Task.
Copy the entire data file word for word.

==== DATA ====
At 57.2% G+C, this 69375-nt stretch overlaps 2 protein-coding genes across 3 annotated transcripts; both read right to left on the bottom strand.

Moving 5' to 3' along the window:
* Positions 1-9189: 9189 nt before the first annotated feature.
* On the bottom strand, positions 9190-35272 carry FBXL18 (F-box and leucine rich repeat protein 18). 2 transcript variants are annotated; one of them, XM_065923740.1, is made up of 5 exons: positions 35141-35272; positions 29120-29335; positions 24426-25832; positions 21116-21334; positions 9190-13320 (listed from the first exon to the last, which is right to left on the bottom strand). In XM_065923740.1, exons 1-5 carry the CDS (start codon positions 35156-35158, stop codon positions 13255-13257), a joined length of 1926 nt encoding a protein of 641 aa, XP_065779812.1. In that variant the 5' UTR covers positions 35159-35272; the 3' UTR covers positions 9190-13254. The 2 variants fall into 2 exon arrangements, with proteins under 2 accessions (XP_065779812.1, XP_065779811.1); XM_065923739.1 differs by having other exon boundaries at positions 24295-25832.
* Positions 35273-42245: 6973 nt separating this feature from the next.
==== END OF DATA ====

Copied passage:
At 57.2% G+C, this 69375-nt stretch overlaps 2 protein-coding genes across 3 annotated transcripts; both read right to left on the bottom strand.

Moving 5' to 3' along the window:
* Positions 1-9189: 9189 nt before the first annotated feature.
* On the bottom strand, positions 9190-35272 carry FBXL18 (F-box and leucine rich repeat protein 18). 2 transcript variants are annotated; one of them, XM_065923740.1, is made up of 5 exons: positions 35141-35272; positions 29120-29335; positions 24426-25832; positions 21116-21334; positions 9190-13320 (listed from the first exon to the last, which is right to left on the bottom strand). In XM_065923740.1, exons 1-5 carry the CDS (start codon positions 35156-35158, stop codon positions 13255-13257), a joined length of 1926 nt encoding a protein of 641 aa, XP_065779812.1. In that variant the 5' UTR covers positions 35159-35272; the 3' UTR covers positions 9190-13254. The 2 variants fall into 2 exon arrangements, with proteins under 2 accessions (XP_065779812.1, XP_065779811.1); XM_065923739.1 differs by having other exon boundaries at positions 24295-25832.
* Positions 35273-42245: 6973 nt separating this feature from the next.